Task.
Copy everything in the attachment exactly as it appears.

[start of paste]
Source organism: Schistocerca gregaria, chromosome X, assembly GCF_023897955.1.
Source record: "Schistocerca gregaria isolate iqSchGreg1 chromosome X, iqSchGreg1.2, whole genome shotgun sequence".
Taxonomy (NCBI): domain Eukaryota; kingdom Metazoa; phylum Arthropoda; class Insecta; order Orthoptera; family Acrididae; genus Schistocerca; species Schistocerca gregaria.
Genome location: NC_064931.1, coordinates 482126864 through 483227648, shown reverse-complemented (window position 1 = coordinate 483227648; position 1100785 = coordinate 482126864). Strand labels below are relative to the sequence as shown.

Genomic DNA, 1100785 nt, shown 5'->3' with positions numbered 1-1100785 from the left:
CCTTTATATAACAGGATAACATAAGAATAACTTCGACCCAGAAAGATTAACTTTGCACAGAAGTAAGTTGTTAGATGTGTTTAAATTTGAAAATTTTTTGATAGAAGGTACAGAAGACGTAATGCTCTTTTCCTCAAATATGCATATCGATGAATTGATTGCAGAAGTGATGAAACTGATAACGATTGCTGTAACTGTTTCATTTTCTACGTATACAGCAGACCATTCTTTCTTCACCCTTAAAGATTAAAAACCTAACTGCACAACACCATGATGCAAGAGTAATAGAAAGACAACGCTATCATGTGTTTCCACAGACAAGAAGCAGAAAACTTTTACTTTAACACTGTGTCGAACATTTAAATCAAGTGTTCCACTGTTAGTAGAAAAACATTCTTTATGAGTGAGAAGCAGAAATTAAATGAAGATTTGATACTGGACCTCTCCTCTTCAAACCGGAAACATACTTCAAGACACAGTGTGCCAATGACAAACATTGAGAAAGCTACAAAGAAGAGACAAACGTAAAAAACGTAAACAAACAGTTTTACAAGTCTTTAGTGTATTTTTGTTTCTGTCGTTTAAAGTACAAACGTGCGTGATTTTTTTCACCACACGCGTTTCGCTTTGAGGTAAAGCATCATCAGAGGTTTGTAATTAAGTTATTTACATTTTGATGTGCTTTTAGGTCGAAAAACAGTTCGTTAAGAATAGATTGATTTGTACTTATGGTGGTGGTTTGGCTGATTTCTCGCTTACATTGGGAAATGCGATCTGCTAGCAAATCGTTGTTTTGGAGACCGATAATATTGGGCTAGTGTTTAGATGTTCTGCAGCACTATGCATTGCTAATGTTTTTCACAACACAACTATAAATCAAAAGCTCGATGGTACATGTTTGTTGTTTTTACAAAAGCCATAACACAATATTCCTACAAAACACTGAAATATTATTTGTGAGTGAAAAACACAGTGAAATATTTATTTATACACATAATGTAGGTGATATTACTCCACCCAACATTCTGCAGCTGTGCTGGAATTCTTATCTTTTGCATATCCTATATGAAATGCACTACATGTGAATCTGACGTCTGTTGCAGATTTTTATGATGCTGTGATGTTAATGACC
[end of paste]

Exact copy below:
Source organism: Schistocerca gregaria, chromosome X, assembly GCF_023897955.1.
Source record: "Schistocerca gregaria isolate iqSchGreg1 chromosome X, iqSchGreg1.2, whole genome shotgun sequence".
Taxonomy (NCBI): domain Eukaryota; kingdom Metazoa; phylum Arthropoda; class Insecta; order Orthoptera; family Acrididae; genus Schistocerca; species Schistocerca gregaria.
Genome location: NC_064931.1, coordinates 482126864 through 483227648, shown reverse-complemented (window position 1 = coordinate 483227648; position 1100785 = coordinate 482126864). Strand labels below are relative to the sequence as shown.

Genomic DNA, 1100785 nt, shown 5'->3' with positions numbered 1-1100785 from the left:
CCTTTATATAACAGGATAACATAAGAATAACTTCGACCCAGAAAGATTAACTTTGCACAGAAGTAAGTTGTTAGATGTGTTTAAATTTGAAAATTTTTTGATAGAAGGTACAGAAGACGTAATGCTCTTTTCCTCAAATATGCATATCGATGAATTGATTGCAGAAGTGATGAAACTGATAACGATTGCTGTAACTGTTTCATTTTCTACGTATACAGCAGACCATTCTTTCTTCACCCTTAAAGATTAAAAACCTAACTGCACAACACCATGATGCAAGAGTAATAGAAAGACAACGCTATCATGTGTTTCCACAGACAAGAAGCAGAAAACTTTTACTTTAACACTGTGTCGAACATTTAAATCAAGTGTTCCACTGTTAGTAGAAAAACATTCTTTATGAGTGAGAAGCAGAAATTAAATGAAGATTTGATACTGGACCTCTCCTCTTCAAACCGGAAACATACTTCAAGACACAGTGTGCCAATGACAAACATTGAGAAAGCTACAAAGAAGAGACAAACGTAAAAAACGTAAACAAACAGTTTTACAAGTCTTTAGTGTATTTTTGTTTCTGTCGTTTAAAGTACAAACGTGCGTGATTTTTTTCACCACACGCGTTTCGCTTTGAGGTAAAGCATCATCAGAGGTTTGTAATTAAGTTATTTACATTTTGATGTGCTTTTAGGTCGAAAAACAGTTCGTTAAGAATAGATTGATTTGTACTTATGGTGGTGGTTTGGCTGATTTCTCGCTTACATTGGGAAATGCGATCTGCTAGCAAATCGTTGTTTTGGAGACCGATAATATTGGGCTAGTGTTTAGATGTTCTGCAGCACTATGCATTGCTAATGTTTTTCACAACACAACTATAAATCAAAAGCTCGATGGTACATGTTTGTTGTTTTTACAAAAGCCATAACACAATATTCCTACAAAACACTGAAATATTATTTGTGAGTGAAAAACACAGTGAAATATTTATTTATACACATAATGTAGGTGATATTACTCCACCCAACATTCTGCAGCTGTGCTGGAATTCTTATCTTTTGCATATCCTATATGAAATGCACTACATGTGAATCTGACGTCTGTTGCAGATTTTTATGATGCTGTGATGTTAATGACC